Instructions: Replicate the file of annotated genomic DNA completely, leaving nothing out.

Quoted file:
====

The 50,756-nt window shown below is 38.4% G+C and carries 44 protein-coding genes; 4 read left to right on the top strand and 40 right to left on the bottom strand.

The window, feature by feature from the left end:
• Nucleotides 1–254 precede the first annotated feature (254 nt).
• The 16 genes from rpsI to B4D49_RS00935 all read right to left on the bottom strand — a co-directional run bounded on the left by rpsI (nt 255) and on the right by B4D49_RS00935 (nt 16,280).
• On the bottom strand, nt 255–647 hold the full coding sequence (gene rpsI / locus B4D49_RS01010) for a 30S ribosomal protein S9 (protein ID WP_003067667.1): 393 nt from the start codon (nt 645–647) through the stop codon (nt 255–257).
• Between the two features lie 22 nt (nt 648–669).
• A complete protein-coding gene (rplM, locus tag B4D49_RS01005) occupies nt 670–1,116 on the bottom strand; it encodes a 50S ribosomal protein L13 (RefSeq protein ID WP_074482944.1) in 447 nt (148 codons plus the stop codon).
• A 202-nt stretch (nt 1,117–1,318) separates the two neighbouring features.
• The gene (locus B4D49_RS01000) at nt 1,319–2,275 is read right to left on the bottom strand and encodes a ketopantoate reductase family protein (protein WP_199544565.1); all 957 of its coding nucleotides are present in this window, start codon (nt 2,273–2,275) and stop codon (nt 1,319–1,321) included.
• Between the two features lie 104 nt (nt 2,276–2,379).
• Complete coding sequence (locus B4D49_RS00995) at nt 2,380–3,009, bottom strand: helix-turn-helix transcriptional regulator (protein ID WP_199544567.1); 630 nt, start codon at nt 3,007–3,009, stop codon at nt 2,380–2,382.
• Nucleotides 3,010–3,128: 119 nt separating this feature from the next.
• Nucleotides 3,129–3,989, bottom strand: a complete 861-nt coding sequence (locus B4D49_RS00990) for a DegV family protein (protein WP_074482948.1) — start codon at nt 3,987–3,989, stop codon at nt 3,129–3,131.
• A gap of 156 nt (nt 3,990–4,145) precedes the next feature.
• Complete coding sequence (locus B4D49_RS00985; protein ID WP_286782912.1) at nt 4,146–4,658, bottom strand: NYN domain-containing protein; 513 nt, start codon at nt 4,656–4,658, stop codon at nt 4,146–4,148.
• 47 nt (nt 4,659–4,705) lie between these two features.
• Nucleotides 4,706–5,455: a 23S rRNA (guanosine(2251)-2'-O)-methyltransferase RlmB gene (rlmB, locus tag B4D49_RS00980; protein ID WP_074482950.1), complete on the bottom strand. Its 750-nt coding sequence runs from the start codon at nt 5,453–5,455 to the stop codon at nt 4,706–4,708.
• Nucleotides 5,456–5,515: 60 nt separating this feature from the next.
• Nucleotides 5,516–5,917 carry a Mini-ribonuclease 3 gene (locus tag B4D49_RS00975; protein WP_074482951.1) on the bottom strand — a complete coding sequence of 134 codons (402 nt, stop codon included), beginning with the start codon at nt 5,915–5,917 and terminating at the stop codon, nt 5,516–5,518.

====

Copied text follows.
The 50,756-nt window shown below is 38.4% G+C and carries 44 protein-coding genes; 4 read left to right on the top strand and 40 right to left on the bottom strand.

The window, feature by feature from the left end:
• Nucleotides 1–254 precede the first annotated feature (254 nt).
• The 16 genes from rpsI to B4D49_RS00935 all read right to left on the bottom strand — a co-directional run bounded on the left by rpsI (nt 255) and on the right by B4D49_RS00935 (nt 16,280).
• On the bottom strand, nt 255–647 hold the full coding sequence (gene rpsI / locus B4D49_RS01010) for a 30S ribosomal protein S9 (protein ID WP_003067667.1): 393 nt from the start codon (nt 645–647) through the stop codon (nt 255–257).
• Between the two features lie 22 nt (nt 648–669).
• A complete protein-coding gene (rplM, locus tag B4D49_RS01005) occupies nt 670–1,116 on the bottom strand; it encodes a 50S ribosomal protein L13 (RefSeq protein ID WP_074482944.1) in 447 nt (148 codons plus the stop codon).
• A 202-nt stretch (nt 1,117–1,318) separates the two neighbouring features.
• The gene (locus B4D49_RS01000) at nt 1,319–2,275 is read right to left on the bottom strand and encodes a ketopantoate reductase family protein (protein WP_199544565.1); all 957 of its coding nucleotides are present in this window, start codon (nt 2,273–2,275) and stop codon (nt 1,319–1,321) included.
• Between the two features lie 104 nt (nt 2,276–2,379).
• Complete coding sequence (locus B4D49_RS00995) at nt 2,380–3,009, bottom strand: helix-turn-helix transcriptional regulator (protein ID WP_199544567.1); 630 nt, start codon at nt 3,007–3,009, stop codon at nt 2,380–2,382.
• Nucleotides 3,010–3,128: 119 nt separating this feature from the next.
• Nucleotides 3,129–3,989, bottom strand: a complete 861-nt coding sequence (locus B4D49_RS00990) for a DegV family protein (protein WP_074482948.1) — start codon at nt 3,987–3,989, stop codon at nt 3,129–3,131.
• A gap of 156 nt (nt 3,990–4,145) precedes the next feature.
• Complete coding sequence (locus B4D49_RS00985; protein ID WP_286782912.1) at nt 4,146–4,658, bottom strand: NYN domain-containing protein; 513 nt, start codon at nt 4,656–4,658, stop codon at nt 4,146–4,148.
• 47 nt (nt 4,659–4,705) lie between these two features.
• Nucleotides 4,706–5,455: a 23S rRNA (guanosine(2251)-2'-O)-methyltransferase RlmB gene (rlmB, locus tag B4D49_RS00980; protein ID WP_074482950.1), complete on the bottom strand. Its 750-nt coding sequence runs from the start codon at nt 5,453–5,455 to the stop codon at nt 4,706–4,708.
• Nucleotides 5,456–5,515: 60 nt separating this feature from the next.
• Nucleotides 5,516–5,917 carry a Mini-ribonuclease 3 gene (locus tag B4D49_RS00975; protein WP_074482951.1) on the bottom strand — a complete coding sequence of 134 codons (402 nt, stop codon included), beginning with the start codon at nt 5,915–5,917 and terminating at the stop codon, nt 5,516–5,518.